Gene Therapy May Be Powerful New Treatment For Major Depression
Medical News Today
October 22, 2010
In a report published in the Oct. 20 issue of Science Translational Medicine, researchers at New York-Presbyterian Hospital/Weill Cornell Medical Center say animal and human data suggest gene therapy to the brain may be able to treat patients with major depression who do not respond to traditional drug treatment.
The researchers hope to rapidly translate their findings into a human clinical trial using the same kind of gene therapy modality the investigators have pioneered to treat Parkinson’s disease. A 45-patient randomized blinded phase II multi-center clinical trial using the gene therapy to treat Parkinson’s has recently ended and results are being readied for publication.
“Given our findings, we potentially have a novel therapy to target what we now believe is one root cause of human depression,”says the studies senior investigator, Dr. Michael Kaplitt, associate professor and vice chairman for research of neurological surgery at Weill Cornell Medical College and a neurosurgeon at New York-Presbyterian Hospital/Weill Cornell Medical Center.
“Current therapies for depression treat symptoms but not underlying causes, and while that works for many patients, those with advanced depression, or depression that does not respond to medication, could hopefully benefit from our new approach,” adds Dr. Kaplitt.
The Science Translational Medicine study demonstrates that a brain protein known as p11 in a single, small brain area, the nucleus accumbens, is critical to the feelings of reward and pleasure that are often missing in depression. This brain region had primarily been studied in addiction research, but the inability to find satisfaction with positive life experiences is one of the major sources of disability in depression.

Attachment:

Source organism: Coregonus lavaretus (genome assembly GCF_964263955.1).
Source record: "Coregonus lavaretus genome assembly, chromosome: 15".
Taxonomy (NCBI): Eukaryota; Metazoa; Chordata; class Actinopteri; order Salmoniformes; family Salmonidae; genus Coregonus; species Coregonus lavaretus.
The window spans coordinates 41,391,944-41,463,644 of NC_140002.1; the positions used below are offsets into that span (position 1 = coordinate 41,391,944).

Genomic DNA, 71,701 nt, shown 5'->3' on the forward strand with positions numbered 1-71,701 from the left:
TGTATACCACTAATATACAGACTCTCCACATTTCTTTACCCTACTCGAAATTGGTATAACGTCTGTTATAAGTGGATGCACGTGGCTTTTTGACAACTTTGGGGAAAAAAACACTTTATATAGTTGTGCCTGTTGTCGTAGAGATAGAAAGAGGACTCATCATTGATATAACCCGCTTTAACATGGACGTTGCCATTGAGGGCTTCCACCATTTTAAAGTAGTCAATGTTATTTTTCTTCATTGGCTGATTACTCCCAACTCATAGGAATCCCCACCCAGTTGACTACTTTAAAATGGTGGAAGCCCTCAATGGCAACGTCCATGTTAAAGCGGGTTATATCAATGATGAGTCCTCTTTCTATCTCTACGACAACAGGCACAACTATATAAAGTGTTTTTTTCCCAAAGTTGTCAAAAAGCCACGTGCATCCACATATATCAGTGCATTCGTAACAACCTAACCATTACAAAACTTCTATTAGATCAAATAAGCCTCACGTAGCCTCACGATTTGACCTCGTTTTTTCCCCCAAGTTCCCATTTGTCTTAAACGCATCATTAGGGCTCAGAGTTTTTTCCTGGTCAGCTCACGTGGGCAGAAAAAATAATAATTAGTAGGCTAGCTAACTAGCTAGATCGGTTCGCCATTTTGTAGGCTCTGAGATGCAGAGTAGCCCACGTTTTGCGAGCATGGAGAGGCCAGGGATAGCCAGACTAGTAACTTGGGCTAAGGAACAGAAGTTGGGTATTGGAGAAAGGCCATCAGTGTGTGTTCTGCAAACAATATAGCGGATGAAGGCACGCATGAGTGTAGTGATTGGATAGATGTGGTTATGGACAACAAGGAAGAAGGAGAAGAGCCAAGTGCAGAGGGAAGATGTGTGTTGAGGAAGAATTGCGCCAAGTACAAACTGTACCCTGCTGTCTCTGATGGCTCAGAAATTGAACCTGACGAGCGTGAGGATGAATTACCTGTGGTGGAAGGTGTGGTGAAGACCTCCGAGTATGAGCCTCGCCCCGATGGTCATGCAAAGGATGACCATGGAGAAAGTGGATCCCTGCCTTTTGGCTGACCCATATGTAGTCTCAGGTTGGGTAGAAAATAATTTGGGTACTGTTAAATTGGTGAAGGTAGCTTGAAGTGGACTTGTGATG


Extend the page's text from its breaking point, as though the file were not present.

While investigators believe that depression is a complex disorder that likely involves a number of brain areas and neural circuits, they say their findings suggest that restoring p11 may significantly alter the course of depression in humans.
“Applying molecular neurobiology and gene therapy to depression could dramatically alter the approach to psychiatric diseases,” Dr. Kaplitt says. “Our results provide further evidence that the underlying causes of psychiatric disorders are due to molecular changes in key brain circuits, so that they are much more similar to common neurological disorders — such as Parkinson’s disease — that might be helped by restoring molecular function.”
The study pulls together human and animal data contributed by a team of researchers at New York-Presbyterian/Weill Cornell, as well as by investigators at Rockefeller University, Karolinska Institute in Sweden, the University of Texas Southwestern Medical Center and Neurologix in Fort Lee, N.J. Is Depression Curable…only time will tell!